Trial and Terror
A distinguished director explores the lives of ISIS devotees.
For the purposes of drama, the front line between ISIS and Syrian government forces falls in an abandoned cojito, or farmhouse, not far from the village of Tabernas in southern Spain.
It’s a remote location, a couple of hundred yards from a quiet road, as it needs to be. When dressing actors as ISIS fighters with suicide belts or re-creating executions of jumpsuited Kurdish prisoners, it’s best not to attract undue attention.
This is the incendiary setting for The State, a new event series from National Geographic Channel and Britain’s Channel 4, created, written and directed by renowned British auteur Peter Kosminsky, whose 30 years of credits in television and film include the much-lauded Wolf Hall.
His new series, airing September 18 and 19, follows four Britons — two young women and two young men — as they set out to join the so-called caliphate in Raqqa, Syria, in 2015. Though fictional, the story is based on extensive research.
“We have a source for everything that is depicted on screen,” Kosminsky says, as he prepares to direct a scene in which Jalal (Sam Otto) and his best friend, Ziyad (Ryan McKen), experience life on the front for the first time.
This is bold, provocative television. As seen in The State, under ISIS rule, women’s rights and men’s heads are treated with similar disdain.
“The hardest part of the job,” Kosminsky says, “was to invest in characters who are doing something that is to me anathema. There’s no good side to what these people do — I’m not trying to suggest for a moment there is. And yet, to make a drama work, it’s necessary to make characters real, not just two-dimensional baddies or people who are insane.”
As such he created four characters — Jalal, Ziyad, single mother Shakira (Ony Uhiara) and teenage devotee Ushna (Shavani Seth) — already radicalized as the story begins and on their way to join the State.
As they experience the realities of life in Raqqa, including atrocities carried out by the regime and the aftermath of airstrikes, they find their journeys diverging. Some become more committed to the caliphate, others become disillusioned and desperate. The skill of the dramatist is in keeping viewers guessing who will go which way.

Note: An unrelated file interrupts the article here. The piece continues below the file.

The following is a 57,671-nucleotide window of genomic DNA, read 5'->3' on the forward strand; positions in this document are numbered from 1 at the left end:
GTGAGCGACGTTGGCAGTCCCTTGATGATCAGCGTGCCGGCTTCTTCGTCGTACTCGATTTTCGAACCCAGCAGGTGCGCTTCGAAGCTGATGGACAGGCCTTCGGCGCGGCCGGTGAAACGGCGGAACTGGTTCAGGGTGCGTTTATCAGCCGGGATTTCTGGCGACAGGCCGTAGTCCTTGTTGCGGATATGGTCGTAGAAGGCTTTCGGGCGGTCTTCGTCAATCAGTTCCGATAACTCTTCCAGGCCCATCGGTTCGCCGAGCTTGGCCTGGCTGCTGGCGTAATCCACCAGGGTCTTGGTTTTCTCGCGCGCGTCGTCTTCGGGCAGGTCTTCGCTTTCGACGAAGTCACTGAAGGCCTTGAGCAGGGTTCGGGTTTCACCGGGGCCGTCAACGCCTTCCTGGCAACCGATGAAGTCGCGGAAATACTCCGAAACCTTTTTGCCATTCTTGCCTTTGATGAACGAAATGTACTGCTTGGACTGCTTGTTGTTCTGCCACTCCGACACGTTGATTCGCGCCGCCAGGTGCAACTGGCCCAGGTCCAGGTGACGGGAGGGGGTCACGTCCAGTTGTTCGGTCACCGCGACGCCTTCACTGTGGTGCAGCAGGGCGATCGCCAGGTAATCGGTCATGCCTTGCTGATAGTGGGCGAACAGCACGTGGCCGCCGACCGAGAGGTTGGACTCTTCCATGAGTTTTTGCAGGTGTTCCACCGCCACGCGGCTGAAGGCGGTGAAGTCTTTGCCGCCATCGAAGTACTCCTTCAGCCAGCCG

“This show is a real testament to the power of drama,” says Beth Willis, Channel 4’s head of drama, who commissioned The State.
“At no point does the drama sympathize [with terrorists]. But by creating characters who are recognizably human — they have pasts and families and emotions — it offers the viewer a foothold of understanding in a subject that is so complex and is often presented in a simplistic way or through [ISIS] propaganda.”
That propaganda includes the infamous ISIS beheading videos. Kosminsky and his team decided straight away that using the real footage would be insensitive to the victims and their families, but with the videos being such a key part of ISIS iconography, they couldn’t be ignored. As such, for The State, beheading videos were recreated, shot for shot.
On this day on set, producer Steve Clark-Hall (King Arthur: Legend of the Sword) is left with this unenviable task, secluded in the Spanish desert, filming the unthinkable.
“This is very, very open to misunderstanding,” he says, correcting camera angles while checking in with the extra in the orange jumpsuit on his knees and the actor in the black facemask. (The beheadings themselves are not shown.)
Back at the farmhouse, Kosminsky is ushering in Otto, McKen and their team of jihadis. Production designer Pat Campbell points out a notch beneath the window sill, which the fighters can use to position their guns without raising their heads into view of the enemy. The costumed actors appear only at the last minute.
“On location, we are kept hidden as much as possible,” says Otto, AK-47 in hand, wrapped in ammunition, headscarf and head-to-toe black. “But it’s pretty awful to consider what people might think if they saw us with no context of what we are doing.
“It’s very unnerving, wearing this outfit that has such stigma attached to it,” he continues.
“When I had my first fitting, everyone in the room went quiet. It feels like a barrier to the world, and in a terrible way, has a dark power about it. It’s designed to make young, powerless men feel powerful, and I had a sense of that when wearing it.”
When the shot is done, suicide belts are packed away and the actors go back to their hotel. The crew has kept a low profile in Almería, the Spanish southern province that has provided film locations to such film classics as Lawrence of Arabia and Exodus.
“This show will largely be misunderstood,” Clark-Hall says, “because a lot of the provocation will come before people have seen it. They’ll get the wrong end of the stick. Almost certainly they’ll say he [Kosminsky] is humanizing ISIS; the Islamic world will say he’s being offensive to Muslims. Everyone will be incredibly offended, long before it starts.
"But that’s one of the things about Kosminsky: he’s challenging in all sorts of ways.”
This article originally appeared in emmy magazine, Issue No. 8, 2017
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